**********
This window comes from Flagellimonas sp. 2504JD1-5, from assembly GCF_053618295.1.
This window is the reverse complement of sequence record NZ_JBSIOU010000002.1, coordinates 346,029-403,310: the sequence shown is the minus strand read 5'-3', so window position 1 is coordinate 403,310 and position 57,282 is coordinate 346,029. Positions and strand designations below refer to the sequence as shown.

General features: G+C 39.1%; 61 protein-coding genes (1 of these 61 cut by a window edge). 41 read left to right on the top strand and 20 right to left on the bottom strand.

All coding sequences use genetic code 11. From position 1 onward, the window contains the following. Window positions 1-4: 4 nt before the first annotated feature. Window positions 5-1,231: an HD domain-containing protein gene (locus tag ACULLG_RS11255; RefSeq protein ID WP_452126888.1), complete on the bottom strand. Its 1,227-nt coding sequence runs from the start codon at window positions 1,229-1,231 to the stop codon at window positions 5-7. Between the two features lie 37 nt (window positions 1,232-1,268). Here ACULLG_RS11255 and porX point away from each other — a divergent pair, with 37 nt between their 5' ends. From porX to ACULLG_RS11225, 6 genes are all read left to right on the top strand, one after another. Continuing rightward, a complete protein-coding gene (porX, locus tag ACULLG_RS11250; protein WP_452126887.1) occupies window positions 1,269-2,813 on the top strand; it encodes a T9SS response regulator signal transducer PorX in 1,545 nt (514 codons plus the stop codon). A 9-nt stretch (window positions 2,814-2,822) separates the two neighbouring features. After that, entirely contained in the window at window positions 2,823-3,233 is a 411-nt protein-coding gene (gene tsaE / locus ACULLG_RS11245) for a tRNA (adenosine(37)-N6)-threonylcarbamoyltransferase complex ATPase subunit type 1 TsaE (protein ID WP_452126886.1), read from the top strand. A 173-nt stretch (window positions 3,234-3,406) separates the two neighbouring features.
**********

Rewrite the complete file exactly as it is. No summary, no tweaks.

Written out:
This window comes from Flagellimonas sp. 2504JD1-5, from assembly GCF_053618295.1.
This window is the reverse complement of sequence record NZ_JBSIOU010000002.1, coordinates 346,029-403,310: the sequence shown is the minus strand read 5'-3', so window position 1 is coordinate 403,310 and position 57,282 is coordinate 346,029. Positions and strand designations below refer to the sequence as shown.

General features: G+C 39.1%; 61 protein-coding genes (1 of these 61 cut by a window edge). 41 read left to right on the top strand and 20 right to left on the bottom strand.

All coding sequences use genetic code 11. From position 1 onward, the window contains the following. Window positions 1-4: 4 nt before the first annotated feature. Window positions 5-1,231: an HD domain-containing protein gene (locus tag ACULLG_RS11255; RefSeq protein ID WP_452126888.1), complete on the bottom strand. Its 1,227-nt coding sequence runs from the start codon at window positions 1,229-1,231 to the stop codon at window positions 5-7. Between the two features lie 37 nt (window positions 1,232-1,268). Here ACULLG_RS11255 and porX point away from each other — a divergent pair, with 37 nt between their 5' ends. From porX to ACULLG_RS11225, 6 genes are all read left to right on the top strand, one after another. Continuing rightward, a complete protein-coding gene (porX, locus tag ACULLG_RS11250; protein WP_452126887.1) occupies window positions 1,269-2,813 on the top strand; it encodes a T9SS response regulator signal transducer PorX in 1,545 nt (514 codons plus the stop codon). A 9-nt stretch (window positions 2,814-2,822) separates the two neighbouring features. After that, entirely contained in the window at window positions 2,823-3,233 is a 411-nt protein-coding gene (gene tsaE / locus ACULLG_RS11245) for a tRNA (adenosine(37)-N6)-threonylcarbamoyltransferase complex ATPase subunit type 1 TsaE (protein ID WP_452126886.1), read from the top strand. A 173-nt stretch (window positions 3,234-3,406) separates the two neighbouring features.